Toronto to Rip Up Existing Bike Lane

Mick Sweetman of George Brown College criticizes Toronto city council's decision to remove an existing bike lane heavily used by that college's students.
October 11, 2012, 1pm PDT | Michael Dudley
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The city council dominated by Toronto Mayor Rob Ford is often criticized for its regressive decisions where transportation planning is concerned, such as de-funding the "Transit City" plan. Now council has voted to remove a bike lane in order to "speed up" motor vehicle traffic, despite warnings that council will "have blood on its hands" as a result of inevitable cyclist deaths and injuries.

"[T]he estimated time that drivers will be saving by City Council's decision to eliminate the bike lanes on Jarvis Street is two minutes. A shorter wait than the average line at Tim Hortons [coffee shop] is what your city council thinks is more important than the safety of the 1,000 cyclists that ride on Jarvis Street every day. How many of those cyclists are riding to and from George Brown College's St. James campus, which sits only 150 meters from Jarvis St.? While the construction of separated bike lanes on Sherbourne Street -- which won't be ready until 2014 and so far are little more than glorified speed bumps -- are a good addition to the...poor cycling infrastructure in this city it makes no sense to be removing bike lanes from Jarvis.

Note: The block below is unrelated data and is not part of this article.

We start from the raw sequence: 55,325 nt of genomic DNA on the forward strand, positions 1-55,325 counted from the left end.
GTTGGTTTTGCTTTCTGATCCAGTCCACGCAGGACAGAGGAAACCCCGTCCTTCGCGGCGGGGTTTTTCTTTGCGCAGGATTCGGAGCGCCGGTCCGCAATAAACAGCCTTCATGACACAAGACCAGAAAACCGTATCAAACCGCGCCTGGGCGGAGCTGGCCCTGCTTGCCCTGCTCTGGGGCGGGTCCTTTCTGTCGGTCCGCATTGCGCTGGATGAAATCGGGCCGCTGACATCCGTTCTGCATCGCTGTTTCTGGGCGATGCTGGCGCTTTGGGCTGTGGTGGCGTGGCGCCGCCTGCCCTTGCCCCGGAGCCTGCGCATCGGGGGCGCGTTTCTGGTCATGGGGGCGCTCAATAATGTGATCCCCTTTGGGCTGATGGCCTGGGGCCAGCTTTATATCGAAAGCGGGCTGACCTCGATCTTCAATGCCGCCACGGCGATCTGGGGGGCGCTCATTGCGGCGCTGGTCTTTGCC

I hate to say it, but city councilor Mike Layton is right when he said that cyclists are going to die on Jarvis because of this decision. When, not if, a cyclist is injured on Jarvis Street, their blood will be on [the] hands [of Mayor Rob Ford's supporters on Council]."

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Published on Wednesday, October 10, 2012 in
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